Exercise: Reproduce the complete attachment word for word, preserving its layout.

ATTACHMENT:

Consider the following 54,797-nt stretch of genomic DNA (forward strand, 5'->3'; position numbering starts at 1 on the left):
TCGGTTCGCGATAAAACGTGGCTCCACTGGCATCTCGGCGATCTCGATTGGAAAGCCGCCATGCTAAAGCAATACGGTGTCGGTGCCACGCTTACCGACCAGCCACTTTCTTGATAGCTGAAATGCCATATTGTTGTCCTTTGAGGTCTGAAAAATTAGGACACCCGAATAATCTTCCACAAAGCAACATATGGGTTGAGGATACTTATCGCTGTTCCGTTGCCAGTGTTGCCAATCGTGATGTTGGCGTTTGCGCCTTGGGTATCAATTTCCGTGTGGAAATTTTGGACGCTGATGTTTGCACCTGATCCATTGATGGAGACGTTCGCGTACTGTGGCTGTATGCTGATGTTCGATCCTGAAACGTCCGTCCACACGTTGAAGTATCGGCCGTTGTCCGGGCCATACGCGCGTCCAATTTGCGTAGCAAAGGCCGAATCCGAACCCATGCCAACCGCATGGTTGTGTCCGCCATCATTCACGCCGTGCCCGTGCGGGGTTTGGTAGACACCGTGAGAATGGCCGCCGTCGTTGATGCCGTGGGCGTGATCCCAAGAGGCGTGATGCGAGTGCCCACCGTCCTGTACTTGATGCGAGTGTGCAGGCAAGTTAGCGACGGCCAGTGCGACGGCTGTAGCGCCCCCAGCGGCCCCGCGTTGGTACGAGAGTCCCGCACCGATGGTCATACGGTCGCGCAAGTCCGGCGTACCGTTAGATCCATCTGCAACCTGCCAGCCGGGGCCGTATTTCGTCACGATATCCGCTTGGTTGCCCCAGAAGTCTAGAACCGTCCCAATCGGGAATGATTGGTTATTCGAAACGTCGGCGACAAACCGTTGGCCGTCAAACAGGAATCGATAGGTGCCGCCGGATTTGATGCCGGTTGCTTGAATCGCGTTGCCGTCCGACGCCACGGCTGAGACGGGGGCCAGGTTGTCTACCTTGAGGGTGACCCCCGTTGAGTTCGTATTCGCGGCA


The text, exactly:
Consider the following 54,797-nt stretch of genomic DNA (forward strand, 5'->3'; position numbering starts at 1 on the left):
TCGGTTCGCGATAAAACGTGGCTCCACTGGCATCTCGGCGATCTCGATTGGAAAGCCGCCATGCTAAAGCAATACGGTGTCGGTGCCACGCTTACCGACCAGCCACTTTCTTGATAGCTGAAATGCCATATTGTTGTCCTTTGAGGTCTGAAAAATTAGGACACCCGAATAATCTTCCACAAAGCAACATATGGGTTGAGGATACTTATCGCTGTTCCGTTGCCAGTGTTGCCAATCGTGATGTTGGCGTTTGCGCCTTGGGTATCAATTTCCGTGTGGAAATTTTGGACGCTGATGTTTGCACCTGATCCATTGATGGAGACGTTCGCGTACTGTGGCTGTATGCTGATGTTCGATCCTGAAACGTCCGTCCACACGTTGAAGTATCGGCCGTTGTCCGGGCCATACGCGCGTCCAATTTGCGTAGCAAAGGCCGAATCCGAACCCATGCCAACCGCATGGTTGTGTCCGCCATCATTCACGCCGTGCCCGTGCGGGGTTTGGTAGACACCGTGAGAATGGCCGCCGTCGTTGATGCCGTGGGCGTGATCCCAAGAGGCGTGATGCGAGTGCCCACCGTCCTGTACTTGATGCGAGTGTGCAGGCAAGTTAGCGACGGCCAGTGCGACGGCTGTAGCGCCCCCAGCGGCCCCGCGTTGGTACGAGAGTCCCGCACCGATGGTCATACGGTCGCGCAAGTCCGGCGTACCGTTAGATCCATCTGCAACCTGCCAGCCGGGGCCGTATTTCGTCACGATATCCGCTTGGTTGCCCCAGAAGTCTAGAACCGTCCCAATCGGGAATGATTGGTTATTCGAAACGTCGGCGACAAACCGTTGGCCGTCAAACAGGAATCGATAGGTGCCGCCGGATTTGATGCCGGTTGCTTGAATCGCGTTGCCGTCCGACGCCACGGCTGAGACGGGGGCCAGGTTGTCTACCTTGAGGGTGACCCCCGTTGAGTTCGTATTCGCGGCA